Cloned Livestock Gain a Foothold in Europe
Quote:Cloned Livestock Gain a Foothold in Europe
By JAMES KANTER
Published: July 29, 2010
ALBRIGHTON, England — Many Europeans recoil at the very idea of cloning animals. But a handful of breeders in Switzerland, Britain and possibly other countries have imported semen and embryos from cloned animals or their progeny from the United States, seeking to create more consistently plump and productive livestock.
And although no vendor has publicly acknowledged it, meat or dairy products originating from such techniques are believed to be already on supermarket shelves.
The amounts are no doubt small, and the sale appears to be legal. But the development is noteworthy on a continent that has long objected to genetically modified crops and where many people look at animal cloning as potentially dangerous and cruel — even immoral.
“Although no safety concerns have been identified so far with meat produced from cloned animals, this technique raises serious issues about animal welfare, reduction of biodiversity, as well as ethical concerns,” Corinne Lepage, a French member of the European Parliament, said this month before a vote there in favor of a blanket ban.
In the United States, the Food and Drug Administration declared in 2008 that food from cloned cattle, pigs, goats and their progeny was safe to eat. (Cloned sheep were left off the list, but their progeny were declared O.K.) The Agriculture Department, however, has asked farmers to voluntarily keep all direct clones out of the food supply for an unspecified period so it can manage a “smooth and orderly” transition to market.
In Europe, government officials say that anyone who wanted to market meat or dairy products from clones would need to seek permission under the European Union’s “novel foods” regulations, which were generally meant to cover newly developed ingredients. So far, no one has.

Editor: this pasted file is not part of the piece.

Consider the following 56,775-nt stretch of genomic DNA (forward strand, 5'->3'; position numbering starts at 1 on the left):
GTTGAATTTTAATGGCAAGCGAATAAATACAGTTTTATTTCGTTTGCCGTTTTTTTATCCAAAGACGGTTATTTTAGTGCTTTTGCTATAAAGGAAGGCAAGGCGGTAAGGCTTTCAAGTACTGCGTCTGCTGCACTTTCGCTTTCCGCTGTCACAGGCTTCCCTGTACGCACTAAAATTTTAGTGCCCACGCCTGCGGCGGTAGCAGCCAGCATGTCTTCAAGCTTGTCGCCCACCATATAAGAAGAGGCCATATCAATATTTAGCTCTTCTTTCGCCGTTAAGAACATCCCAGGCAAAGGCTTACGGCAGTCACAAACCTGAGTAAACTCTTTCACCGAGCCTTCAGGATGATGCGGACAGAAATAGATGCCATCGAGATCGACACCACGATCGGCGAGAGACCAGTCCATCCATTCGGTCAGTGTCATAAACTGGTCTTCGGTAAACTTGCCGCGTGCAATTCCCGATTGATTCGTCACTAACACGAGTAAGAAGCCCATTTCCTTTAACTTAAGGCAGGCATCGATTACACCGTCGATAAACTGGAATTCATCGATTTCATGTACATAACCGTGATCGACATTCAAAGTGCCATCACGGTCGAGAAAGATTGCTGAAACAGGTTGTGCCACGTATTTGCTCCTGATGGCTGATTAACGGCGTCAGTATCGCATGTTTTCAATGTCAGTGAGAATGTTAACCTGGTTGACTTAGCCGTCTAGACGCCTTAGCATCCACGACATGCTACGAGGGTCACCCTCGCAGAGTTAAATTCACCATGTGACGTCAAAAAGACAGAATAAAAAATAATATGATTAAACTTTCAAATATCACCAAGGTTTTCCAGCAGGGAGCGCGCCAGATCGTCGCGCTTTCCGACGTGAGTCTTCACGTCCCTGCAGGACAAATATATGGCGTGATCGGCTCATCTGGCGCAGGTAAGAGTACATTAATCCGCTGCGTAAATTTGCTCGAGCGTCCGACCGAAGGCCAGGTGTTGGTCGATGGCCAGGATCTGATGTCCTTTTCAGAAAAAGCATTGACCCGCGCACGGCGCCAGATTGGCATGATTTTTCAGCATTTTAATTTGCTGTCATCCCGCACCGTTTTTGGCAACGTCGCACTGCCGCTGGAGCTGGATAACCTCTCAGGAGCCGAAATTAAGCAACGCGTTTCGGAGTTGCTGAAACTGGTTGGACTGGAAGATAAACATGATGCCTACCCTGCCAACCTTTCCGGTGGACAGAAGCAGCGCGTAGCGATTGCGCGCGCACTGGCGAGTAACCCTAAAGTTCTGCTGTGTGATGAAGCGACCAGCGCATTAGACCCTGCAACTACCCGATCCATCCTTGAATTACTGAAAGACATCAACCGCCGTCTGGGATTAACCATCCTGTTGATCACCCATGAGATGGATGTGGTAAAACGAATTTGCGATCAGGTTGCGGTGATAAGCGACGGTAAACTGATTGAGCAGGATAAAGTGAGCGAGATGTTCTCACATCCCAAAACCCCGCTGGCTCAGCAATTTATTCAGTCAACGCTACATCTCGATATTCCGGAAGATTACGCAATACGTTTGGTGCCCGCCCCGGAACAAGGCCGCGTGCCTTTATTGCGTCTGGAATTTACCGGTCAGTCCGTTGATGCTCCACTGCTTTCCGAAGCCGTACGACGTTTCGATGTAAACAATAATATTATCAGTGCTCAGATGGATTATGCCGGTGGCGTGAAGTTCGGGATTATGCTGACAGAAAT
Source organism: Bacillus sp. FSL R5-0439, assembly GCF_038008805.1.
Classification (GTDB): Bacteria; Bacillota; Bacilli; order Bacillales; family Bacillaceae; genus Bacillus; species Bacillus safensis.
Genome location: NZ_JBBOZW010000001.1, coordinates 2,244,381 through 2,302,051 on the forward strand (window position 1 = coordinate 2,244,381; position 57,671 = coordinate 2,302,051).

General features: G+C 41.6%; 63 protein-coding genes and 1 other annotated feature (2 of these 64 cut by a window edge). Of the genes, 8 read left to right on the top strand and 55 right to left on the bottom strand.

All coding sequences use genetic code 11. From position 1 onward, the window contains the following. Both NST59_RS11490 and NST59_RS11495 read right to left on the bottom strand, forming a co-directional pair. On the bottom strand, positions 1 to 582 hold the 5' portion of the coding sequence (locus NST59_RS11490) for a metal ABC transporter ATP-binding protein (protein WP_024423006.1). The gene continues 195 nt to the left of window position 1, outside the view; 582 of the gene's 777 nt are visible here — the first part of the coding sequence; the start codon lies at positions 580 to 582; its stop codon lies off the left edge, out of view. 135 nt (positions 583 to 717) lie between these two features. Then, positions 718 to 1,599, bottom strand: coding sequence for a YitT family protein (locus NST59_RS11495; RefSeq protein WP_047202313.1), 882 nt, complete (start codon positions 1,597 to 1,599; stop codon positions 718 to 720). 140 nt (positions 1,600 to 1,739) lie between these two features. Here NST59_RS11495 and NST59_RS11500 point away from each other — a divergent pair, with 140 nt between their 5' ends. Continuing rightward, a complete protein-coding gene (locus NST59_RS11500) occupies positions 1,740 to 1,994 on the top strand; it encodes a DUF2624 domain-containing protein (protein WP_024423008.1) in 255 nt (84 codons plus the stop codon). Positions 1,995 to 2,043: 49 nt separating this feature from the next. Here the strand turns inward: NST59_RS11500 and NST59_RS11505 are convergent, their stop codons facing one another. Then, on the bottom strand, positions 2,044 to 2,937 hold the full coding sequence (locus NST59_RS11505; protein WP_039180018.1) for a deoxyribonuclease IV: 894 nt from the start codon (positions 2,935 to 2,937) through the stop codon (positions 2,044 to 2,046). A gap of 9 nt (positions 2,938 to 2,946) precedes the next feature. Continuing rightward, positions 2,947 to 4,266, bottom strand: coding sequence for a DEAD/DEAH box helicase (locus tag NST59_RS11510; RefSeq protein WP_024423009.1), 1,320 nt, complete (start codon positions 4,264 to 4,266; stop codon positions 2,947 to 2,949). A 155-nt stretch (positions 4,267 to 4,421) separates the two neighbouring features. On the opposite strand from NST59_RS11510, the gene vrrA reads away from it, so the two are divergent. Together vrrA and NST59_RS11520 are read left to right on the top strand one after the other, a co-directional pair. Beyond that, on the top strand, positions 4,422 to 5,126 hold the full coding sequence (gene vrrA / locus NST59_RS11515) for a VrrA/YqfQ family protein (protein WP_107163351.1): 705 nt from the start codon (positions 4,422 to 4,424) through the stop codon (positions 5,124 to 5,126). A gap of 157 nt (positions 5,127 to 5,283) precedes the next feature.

Meat and dairy products from the offspring of clones, however, currently receive no prior assessment or approval.
The Swiss Federal Office of Public Health reported in a relatively obscure part of its Web site that “dairy products and meat derived from such animals have probably been used in food, then sold in Switzerland.”
“Other countries in Europe face the same situation,” it said.
The technique has even infiltrated one of the Continent’s most ancient traditions: in May, one of Spain’s grandest breeders produced the first cloned fighting bull.
“It’s absolutely historic, and it’s remarkable that we achieved this with the symbol of Spain,” said Julio César Diez, a veterinarian who worked on the project.
Got, as the bull was named, will never face a matador — or end up on a dinner plate. He is expected to spend his life a stud, siring other bulls for the ring for the Guardiola family, which has bred the Pedraja line of bulls in the region of Seville for several generations.
At today’s prices, the family could expect to make around 1.5 million euros ($2 million) from selling the bulls that Got fathers — naturally — during his lifetime.
Much bigger stakes are in sight for the meat and dairy industry, which argues that cloning can give more farmers access to star animals with leaner meat, bigger milking potential and enhanced disease resistance.
Far from being outlandish, they say, cloning is among a number of breeding techniques that are becoming mainstays of the industry.